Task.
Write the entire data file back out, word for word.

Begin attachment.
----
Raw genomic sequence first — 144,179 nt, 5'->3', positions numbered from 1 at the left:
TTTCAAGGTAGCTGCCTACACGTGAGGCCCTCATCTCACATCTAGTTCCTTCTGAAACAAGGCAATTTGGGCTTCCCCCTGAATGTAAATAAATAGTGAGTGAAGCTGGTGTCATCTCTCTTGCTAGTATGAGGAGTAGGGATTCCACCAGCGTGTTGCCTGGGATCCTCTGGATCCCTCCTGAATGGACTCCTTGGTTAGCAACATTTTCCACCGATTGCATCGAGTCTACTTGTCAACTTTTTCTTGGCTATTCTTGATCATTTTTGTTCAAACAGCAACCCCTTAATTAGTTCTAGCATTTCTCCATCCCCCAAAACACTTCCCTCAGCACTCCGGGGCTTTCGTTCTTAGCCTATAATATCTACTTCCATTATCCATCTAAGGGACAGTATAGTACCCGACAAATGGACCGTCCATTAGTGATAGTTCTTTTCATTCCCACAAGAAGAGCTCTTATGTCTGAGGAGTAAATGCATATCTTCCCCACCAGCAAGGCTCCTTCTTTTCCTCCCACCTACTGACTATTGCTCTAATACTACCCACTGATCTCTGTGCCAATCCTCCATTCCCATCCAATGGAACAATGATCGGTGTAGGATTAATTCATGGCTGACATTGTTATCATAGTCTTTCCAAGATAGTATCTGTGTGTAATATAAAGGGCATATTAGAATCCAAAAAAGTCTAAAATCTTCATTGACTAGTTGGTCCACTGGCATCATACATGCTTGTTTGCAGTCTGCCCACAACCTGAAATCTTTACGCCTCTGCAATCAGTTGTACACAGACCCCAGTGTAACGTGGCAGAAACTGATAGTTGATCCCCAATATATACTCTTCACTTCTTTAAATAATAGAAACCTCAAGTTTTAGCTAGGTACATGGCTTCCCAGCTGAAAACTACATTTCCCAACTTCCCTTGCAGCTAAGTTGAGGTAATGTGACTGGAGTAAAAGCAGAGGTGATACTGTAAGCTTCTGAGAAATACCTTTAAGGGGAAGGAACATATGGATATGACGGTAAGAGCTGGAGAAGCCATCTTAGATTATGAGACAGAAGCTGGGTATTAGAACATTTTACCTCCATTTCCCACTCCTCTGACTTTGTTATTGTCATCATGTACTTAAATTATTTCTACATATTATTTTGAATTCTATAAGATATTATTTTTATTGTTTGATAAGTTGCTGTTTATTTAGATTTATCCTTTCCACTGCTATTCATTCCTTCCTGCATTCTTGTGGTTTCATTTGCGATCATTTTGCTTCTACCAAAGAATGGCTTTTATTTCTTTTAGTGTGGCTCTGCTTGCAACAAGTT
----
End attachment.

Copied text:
Raw genomic sequence first — 144,179 nt, 5'->3', positions numbered from 1 at the left:
TTTCAAGGTAGCTGCCTACACGTGAGGCCCTCATCTCACATCTAGTTCCTTCTGAAACAAGGCAATTTGGGCTTCCCCCTGAATGTAAATAAATAGTGAGTGAAGCTGGTGTCATCTCTCTTGCTAGTATGAGGAGTAGGGATTCCACCAGCGTGTTGCCTGGGATCCTCTGGATCCCTCCTGAATGGACTCCTTGGTTAGCAACATTTTCCACCGATTGCATCGAGTCTACTTGTCAACTTTTTCTTGGCTATTCTTGATCATTTTTGTTCAAACAGCAACCCCTTAATTAGTTCTAGCATTTCTCCATCCCCCAAAACACTTCCCTCAGCACTCCGGGGCTTTCGTTCTTAGCCTATAATATCTACTTCCATTATCCATCTAAGGGACAGTATAGTACCCGACAAATGGACCGTCCATTAGTGATAGTTCTTTTCATTCCCACAAGAAGAGCTCTTATGTCTGAGGAGTAAATGCATATCTTCCCCACCAGCAAGGCTCCTTCTTTTCCTCCCACCTACTGACTATTGCTCTAATACTACCCACTGATCTCTGTGCCAATCCTCCATTCCCATCCAATGGAACAATGATCGGTGTAGGATTAATTCATGGCTGACATTGTTATCATAGTCTTTCCAAGATAGTATCTGTGTGTAATATAAAGGGCATATTAGAATCCAAAAAAGTCTAAAATCTTCATTGACTAGTTGGTCCACTGGCATCATACATGCTTGTTTGCAGTCTGCCCACAACCTGAAATCTTTACGCCTCTGCAATCAGTTGTACACAGACCCCAGTGTAACGTGGCAGAAACTGATAGTTGATCCCCAATATATACTCTTCACTTCTTTAAATAATAGAAACCTCAAGTTTTAGCTAGGTACATGGCTTCCCAGCTGAAAACTACATTTCCCAACTTCCCTTGCAGCTAAGTTGAGGTAATGTGACTGGAGTAAAAGCAGAGGTGATACTGTAAGCTTCTGAGAAATACCTTTAAGGGGAAGGAACATATGGATATGACGGTAAGAGCTGGAGAAGCCATCTTAGATTATGAGACAGAAGCTGGGTATTAGAACATTTTACCTCCATTTCCCACTCCTCTGACTTTGTTATTGTCATCATGTACTTAAATTATTTCTACATATTATTTTGAATTCTATAAGATATTATTTTTATTGTTTGATAAGTTGCTGTTTATTTAGATTTATCCTTTCCACTGCTATTCATTCCTTCCTGCATTCTTGTGGTTTCATTTGCGATCATTTTGCTTCTACCAAAGAATGGCTTTTATTTCTTTTAGTGTGGCTCTGCTTGCAACAAGTT